HomeRail NewsUkrzaliznytsia: a lifeline to millions

Ukrzaliznytsia: a lifeline to millions

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Since the full-scale invasion of Ukraine on February 24, the nation’s trains have run back and forth, ferrying people from conflict hotspots and transporting humanitarian aid. With internal air travel impossible and roads blocked by military checkpoints, the country’s railway has become its only reliable system of mass transportation.

Not only has the railway kept refugees moving and delivered tonnes of aid, it has also transported troops to frontline cities and, with key southern ports closed by naval blockade, continued to export whatever Ukraine can produce under wartime conditions.

Vital asset

Ukraine boasts a highly developed rail network, with approximately 13,990 miles of track. National railway company, Ukrzaliznytsia, is among the largest in the world and, before the war, its freight and passenger transport capabilities played a key role in the country’s economy. The state-owned company is Ukraine’s biggest employer with 231,000 staff across 375,000sq miles of territory. Today, it is vital to the country’s defence and the movement of displaced citizens.

Ukrzaliznytsia has helped the Army by producing anti-tank hedgehogs and, in the early days of the invasion, helped to disrupt railway lines between Russia and Ukraine to cut off important supply routes for the attackers.

Since the war began it has evacuated over 3.5 million people. At the peak of the evacuation programme, 200,000 people a day were using the railway to travel west. The company made its service free of charge for everyone, giving priority to women and children. Railway stations across Ukraine were turned into help centres, offering food, shelter, and clothes ─ everything that that travelling from the conflict’s hotspots might need.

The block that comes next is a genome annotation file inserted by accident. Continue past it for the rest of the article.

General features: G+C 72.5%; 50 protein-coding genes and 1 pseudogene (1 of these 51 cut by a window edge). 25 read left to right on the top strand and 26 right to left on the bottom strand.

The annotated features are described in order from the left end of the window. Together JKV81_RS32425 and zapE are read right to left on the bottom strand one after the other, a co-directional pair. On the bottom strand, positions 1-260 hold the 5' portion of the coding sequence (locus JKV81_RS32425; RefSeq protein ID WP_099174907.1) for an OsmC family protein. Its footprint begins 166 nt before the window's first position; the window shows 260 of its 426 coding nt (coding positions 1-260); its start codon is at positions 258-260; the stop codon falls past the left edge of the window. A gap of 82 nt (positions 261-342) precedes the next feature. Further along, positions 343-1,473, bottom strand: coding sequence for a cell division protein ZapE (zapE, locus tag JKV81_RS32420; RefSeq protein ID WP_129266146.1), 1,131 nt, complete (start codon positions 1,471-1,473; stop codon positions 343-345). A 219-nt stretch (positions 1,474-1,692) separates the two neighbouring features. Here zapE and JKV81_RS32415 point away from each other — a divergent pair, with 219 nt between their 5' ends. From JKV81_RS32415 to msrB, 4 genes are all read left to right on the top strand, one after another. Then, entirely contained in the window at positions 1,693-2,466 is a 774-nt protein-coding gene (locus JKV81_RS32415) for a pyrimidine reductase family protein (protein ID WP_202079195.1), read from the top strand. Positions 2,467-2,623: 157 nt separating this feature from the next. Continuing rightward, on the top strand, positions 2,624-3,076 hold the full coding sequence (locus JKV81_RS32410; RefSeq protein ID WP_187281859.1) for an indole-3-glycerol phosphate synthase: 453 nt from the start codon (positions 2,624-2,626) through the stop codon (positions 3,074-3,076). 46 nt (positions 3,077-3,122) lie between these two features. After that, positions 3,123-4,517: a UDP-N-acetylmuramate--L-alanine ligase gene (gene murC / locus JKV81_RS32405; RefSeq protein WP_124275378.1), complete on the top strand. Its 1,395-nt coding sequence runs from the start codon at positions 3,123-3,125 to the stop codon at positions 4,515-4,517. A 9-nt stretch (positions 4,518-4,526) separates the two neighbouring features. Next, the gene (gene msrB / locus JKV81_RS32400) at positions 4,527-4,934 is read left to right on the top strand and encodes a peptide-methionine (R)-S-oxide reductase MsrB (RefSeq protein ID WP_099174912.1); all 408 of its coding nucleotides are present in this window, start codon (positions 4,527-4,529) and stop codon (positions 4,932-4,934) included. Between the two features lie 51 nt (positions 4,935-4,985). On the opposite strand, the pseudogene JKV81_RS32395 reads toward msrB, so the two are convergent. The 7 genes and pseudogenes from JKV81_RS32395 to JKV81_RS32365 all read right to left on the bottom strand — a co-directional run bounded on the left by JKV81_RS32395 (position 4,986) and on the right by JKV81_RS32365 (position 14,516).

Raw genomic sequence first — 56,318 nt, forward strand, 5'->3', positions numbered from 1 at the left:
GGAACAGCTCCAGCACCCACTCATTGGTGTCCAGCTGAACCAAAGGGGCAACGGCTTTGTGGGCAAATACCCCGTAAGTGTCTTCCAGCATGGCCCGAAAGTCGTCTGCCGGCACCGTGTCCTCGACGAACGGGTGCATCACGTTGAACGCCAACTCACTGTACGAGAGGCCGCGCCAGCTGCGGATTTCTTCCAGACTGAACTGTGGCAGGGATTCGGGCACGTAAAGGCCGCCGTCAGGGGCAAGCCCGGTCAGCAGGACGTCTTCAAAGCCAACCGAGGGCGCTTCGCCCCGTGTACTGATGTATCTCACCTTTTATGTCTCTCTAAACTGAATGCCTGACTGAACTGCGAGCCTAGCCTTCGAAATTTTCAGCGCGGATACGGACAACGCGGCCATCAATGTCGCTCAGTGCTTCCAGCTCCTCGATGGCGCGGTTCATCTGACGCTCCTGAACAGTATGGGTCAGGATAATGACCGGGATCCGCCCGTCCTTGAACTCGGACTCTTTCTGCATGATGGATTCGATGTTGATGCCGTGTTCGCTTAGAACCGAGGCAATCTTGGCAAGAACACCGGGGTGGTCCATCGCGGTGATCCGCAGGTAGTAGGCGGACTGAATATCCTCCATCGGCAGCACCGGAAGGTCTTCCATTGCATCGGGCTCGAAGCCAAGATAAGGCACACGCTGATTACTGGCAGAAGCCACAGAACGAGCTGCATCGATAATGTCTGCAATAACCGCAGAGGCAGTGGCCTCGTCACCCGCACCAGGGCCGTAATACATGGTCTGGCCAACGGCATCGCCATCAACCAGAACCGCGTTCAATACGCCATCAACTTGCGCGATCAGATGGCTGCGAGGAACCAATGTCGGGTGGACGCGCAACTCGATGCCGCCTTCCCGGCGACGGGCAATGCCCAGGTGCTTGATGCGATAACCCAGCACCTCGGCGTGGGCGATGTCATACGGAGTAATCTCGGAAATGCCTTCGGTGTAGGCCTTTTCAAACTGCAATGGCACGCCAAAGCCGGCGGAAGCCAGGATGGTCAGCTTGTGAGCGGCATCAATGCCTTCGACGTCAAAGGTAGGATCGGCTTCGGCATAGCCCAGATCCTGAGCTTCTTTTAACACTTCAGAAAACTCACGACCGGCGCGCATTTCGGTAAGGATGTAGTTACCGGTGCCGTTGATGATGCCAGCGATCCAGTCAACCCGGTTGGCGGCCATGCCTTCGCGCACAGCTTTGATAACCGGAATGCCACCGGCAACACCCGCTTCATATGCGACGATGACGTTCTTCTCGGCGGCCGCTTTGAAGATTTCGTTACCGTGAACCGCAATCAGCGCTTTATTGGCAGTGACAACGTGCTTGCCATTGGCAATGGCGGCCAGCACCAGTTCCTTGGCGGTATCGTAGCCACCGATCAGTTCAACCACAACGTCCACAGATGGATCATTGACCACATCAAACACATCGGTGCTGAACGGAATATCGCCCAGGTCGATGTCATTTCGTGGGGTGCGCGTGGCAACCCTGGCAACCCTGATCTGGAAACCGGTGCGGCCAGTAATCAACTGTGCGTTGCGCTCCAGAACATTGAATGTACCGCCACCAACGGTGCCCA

The cost

But this vast operation has come at a cost. Schedules have to be constantly updated because of Russian attacks; top speeds have been reduced so that, in case of sabotage, accidents are less likely to be fatal; and Ukrzaliznytsia’s leadership team must constantly stay on the move for fear of Russian targeting. This is all without mentioning that over 70 railway employees have been killed since the war began, both on and off duty.

The fact is that Ukraine’s railway is a prime target for attack. This truth was hammered home to us in the west by the missile strike on a rail station in Kramatorsk on 8 April, which killed over 59 people, including seven children. Oleksandr Kamyshin, head of Ukrzaliznytsia, called the strike “a deliberate attack on the passenger infrastructure of the railway and the residents of Kramatorsk”.

The future

For now, the evacuation programme is largely complete and Ukrzaliznytsya’s main focus has switched to ensuring the smooth flow of humanitarian aid and material for the war effort. The longer focus of the company is increase export and customs capacity on the Ukraine’s western borders. With the country’s southern ports out of action, rail exports via its western borders are vital both to the war effort and to rebuilding the country once the conflict is over, however long that may take.

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